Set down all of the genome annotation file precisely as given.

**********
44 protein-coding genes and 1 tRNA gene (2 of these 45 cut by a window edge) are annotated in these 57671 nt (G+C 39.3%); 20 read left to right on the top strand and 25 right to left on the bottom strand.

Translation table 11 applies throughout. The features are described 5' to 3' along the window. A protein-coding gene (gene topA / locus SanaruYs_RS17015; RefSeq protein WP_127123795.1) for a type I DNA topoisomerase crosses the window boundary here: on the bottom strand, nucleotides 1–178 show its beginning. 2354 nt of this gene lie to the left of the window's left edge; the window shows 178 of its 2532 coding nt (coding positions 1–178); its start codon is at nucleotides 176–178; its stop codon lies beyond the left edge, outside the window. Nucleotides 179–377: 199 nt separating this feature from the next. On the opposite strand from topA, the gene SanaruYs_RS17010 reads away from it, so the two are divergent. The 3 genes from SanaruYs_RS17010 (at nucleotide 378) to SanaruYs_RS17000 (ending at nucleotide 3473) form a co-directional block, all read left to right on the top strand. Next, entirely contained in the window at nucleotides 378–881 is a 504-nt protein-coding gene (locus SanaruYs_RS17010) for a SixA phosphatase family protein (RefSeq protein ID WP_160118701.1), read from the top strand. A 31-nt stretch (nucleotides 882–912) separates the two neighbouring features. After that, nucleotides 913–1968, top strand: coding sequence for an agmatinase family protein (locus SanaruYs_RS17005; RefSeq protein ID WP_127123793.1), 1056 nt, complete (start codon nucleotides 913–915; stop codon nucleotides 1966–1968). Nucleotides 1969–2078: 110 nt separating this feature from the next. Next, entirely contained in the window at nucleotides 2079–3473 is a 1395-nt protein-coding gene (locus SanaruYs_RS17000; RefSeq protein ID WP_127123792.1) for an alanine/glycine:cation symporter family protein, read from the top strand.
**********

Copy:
44 protein-coding genes and 1 tRNA gene (2 of these 45 cut by a window edge) are annotated in these 57671 nt (G+C 39.3%); 20 read left to right on the top strand and 25 right to left on the bottom strand.

Translation table 11 applies throughout. The features are described 5' to 3' along the window. A protein-coding gene (gene topA / locus SanaruYs_RS17015; RefSeq protein WP_127123795.1) for a type I DNA topoisomerase crosses the window boundary here: on the bottom strand, nucleotides 1–178 show its beginning. 2354 nt of this gene lie to the left of the window's left edge; the window shows 178 of its 2532 coding nt (coding positions 1–178); its start codon is at nucleotides 176–178; its stop codon lies beyond the left edge, outside the window. Nucleotides 179–377: 199 nt separating this feature from the next. On the opposite strand from topA, the gene SanaruYs_RS17010 reads away from it, so the two are divergent. The 3 genes from SanaruYs_RS17010 (at nucleotide 378) to SanaruYs_RS17000 (ending at nucleotide 3473) form a co-directional block, all read left to right on the top strand. Next, entirely contained in the window at nucleotides 378–881 is a 504-nt protein-coding gene (locus SanaruYs_RS17010) for a SixA phosphatase family protein (RefSeq protein ID WP_160118701.1), read from the top strand. A 31-nt stretch (nucleotides 882–912) separates the two neighbouring features. After that, nucleotides 913–1968, top strand: coding sequence for an agmatinase family protein (locus SanaruYs_RS17005; RefSeq protein ID WP_127123793.1), 1056 nt, complete (start codon nucleotides 913–915; stop codon nucleotides 1966–1968). Nucleotides 1969–2078: 110 nt separating this feature from the next. Next, entirely contained in the window at nucleotides 2079–3473 is a 1395-nt protein-coding gene (locus SanaruYs_RS17000; RefSeq protein ID WP_127123792.1) for an alanine/glycine:cation symporter family protein, read from the top strand.